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A First View of Jerusalem, and of the Temple
‘And when He was come near, He beheld the city, and wept over it.’
The Charm of Jerusalem
In every age, the memory of Jerusalem has stirred the deepest feelings. Jews, Christians, and Mohammedans turn to it with reverent affection. It almost seems as if in some sense each could call it his ‘happy home,’ the ‘name ever dear’ to him. For our holiest thoughts of the past, and our happiest hopes for the future, connect themselves with ‘the city of our God.’ We know from many passages of the Old Testament, but especially from the Book of Psalms, with what ardent longing the exiles from Palestine looked towards it; and during the long centuries of dispersion and cruel persecution, up to this day, the same aspirations have breathed in almost every service of the synagogue, and in none more earnestly than in that of the paschal night, which to us is for ever associated with the death of our Saviour. It is this one grand presence there of ‘the Desire of all nations,’ which has for ever cast a hallowed light round Jerusalem and the Temple, and given fulfillment to the prophecy—’Many people shall go and say, Come ye, and let us go up to the mountain of Jehovah, to the house of the God of Jacob; and He will teach us of His ways, and we will walk in His paths: for out of Zion shall go forth the law, and the word of Jehovah from Jerusalem.’ (Isa 2:3) His feet have trodden the busy streets of Jerusalem, and the shady recesses of the Mount of Olives; His figure has ‘filled with glory’ the Temple and its services; His person has given meaning to the land and the people; and the decease which He accomplished at Jerusalem has been for the life of all nations. These facts can never be past—they are eternally present; not only to our faith, but also to our hope; for He ‘shall so come in like manner’ as the ‘men of Galilee’ had on Mount Olivet ‘seen Him go into heaven.’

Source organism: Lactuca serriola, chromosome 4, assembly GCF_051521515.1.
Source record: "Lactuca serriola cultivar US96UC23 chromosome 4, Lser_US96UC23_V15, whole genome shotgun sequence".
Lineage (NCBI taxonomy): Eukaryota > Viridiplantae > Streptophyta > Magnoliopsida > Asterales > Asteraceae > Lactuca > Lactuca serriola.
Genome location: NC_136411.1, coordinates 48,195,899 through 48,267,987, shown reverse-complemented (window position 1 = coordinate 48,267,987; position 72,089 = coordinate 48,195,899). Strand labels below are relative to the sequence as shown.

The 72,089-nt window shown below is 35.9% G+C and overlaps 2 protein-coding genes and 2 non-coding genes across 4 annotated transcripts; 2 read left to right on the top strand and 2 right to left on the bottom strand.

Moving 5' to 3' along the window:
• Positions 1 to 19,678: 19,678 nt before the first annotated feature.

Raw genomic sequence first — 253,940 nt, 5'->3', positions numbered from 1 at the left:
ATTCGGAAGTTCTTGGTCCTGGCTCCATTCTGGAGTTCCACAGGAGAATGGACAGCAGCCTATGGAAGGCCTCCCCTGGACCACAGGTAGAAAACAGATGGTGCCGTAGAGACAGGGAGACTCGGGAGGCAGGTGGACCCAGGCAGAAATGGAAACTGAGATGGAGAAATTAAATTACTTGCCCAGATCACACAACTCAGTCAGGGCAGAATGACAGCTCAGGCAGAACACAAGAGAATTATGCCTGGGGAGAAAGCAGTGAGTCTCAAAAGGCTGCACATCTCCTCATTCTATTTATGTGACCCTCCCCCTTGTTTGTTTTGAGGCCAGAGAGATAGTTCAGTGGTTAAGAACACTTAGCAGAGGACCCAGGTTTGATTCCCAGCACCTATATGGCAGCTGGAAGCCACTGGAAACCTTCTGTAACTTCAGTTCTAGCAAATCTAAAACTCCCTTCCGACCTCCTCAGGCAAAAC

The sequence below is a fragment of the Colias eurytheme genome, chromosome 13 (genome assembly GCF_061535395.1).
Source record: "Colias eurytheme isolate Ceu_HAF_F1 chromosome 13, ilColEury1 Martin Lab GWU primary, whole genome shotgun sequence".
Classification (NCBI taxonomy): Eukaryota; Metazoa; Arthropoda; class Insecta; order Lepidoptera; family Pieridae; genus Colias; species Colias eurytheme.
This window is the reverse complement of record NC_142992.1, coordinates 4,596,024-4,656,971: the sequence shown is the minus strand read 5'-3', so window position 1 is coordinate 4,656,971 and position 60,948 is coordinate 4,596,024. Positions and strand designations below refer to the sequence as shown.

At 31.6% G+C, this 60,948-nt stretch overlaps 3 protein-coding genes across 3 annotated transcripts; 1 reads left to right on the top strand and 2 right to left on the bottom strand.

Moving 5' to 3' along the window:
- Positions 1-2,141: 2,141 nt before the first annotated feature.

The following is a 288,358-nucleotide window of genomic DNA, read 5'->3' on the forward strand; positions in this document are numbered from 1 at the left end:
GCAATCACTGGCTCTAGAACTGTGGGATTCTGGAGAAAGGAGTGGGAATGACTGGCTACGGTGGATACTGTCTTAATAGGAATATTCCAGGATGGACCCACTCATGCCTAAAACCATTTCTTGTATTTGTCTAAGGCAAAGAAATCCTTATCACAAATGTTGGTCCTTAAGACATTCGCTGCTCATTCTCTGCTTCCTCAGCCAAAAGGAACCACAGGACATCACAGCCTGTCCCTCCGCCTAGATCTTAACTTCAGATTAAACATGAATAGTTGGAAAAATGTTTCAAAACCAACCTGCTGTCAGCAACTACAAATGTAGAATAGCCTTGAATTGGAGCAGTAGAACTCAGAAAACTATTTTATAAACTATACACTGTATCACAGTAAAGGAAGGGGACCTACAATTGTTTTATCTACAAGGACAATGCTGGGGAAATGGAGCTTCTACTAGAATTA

But our memories of Jerusalem stretch far back beyond these scenes. In the distance of a remote antiquity we read of Melchisedek, the typical priest-king of Salem, who went out to meet Abraham, the ancestor of the Hebrew race, and blessed him. A little later, and this same Abraham was coming up from Hebron on his mournful journey, to offer up his only son. A few miles south of the city, the road by which he travelled climbs the top of a high promontory, that juts into the deep Kedron valley. From this spot, through the cleft of the mountains which the Kedron has made for its course, one object rose up straight before him. It was Moriah, the mount on which the sacrifice of Isaac was to be offered. Here Solomon afterwards built the Temple. For over Mount Moriah David had seen the hand of the destroying angel stayed, probably just above where afterwards from the large altar of burnt-offering the smoke of countless sacrifices rose day by day. On the opposite hill of Zion, separated only by a ravine from Moriah, stood the city and the palace of David, and close by the site of the Temple the tower of David. After that period an ever-shifting historical panorama passes before our view, unchanged only in this, that, amidst all the varying events, Jerusalem remains the one centre of interest and attractions, till we come to that Presence which has made it, even in its desolateness, ‘Hephzibah,’ ‘sought out,’ ‘a city not forsaken.’ (Isa 62:4)
Origin of the Name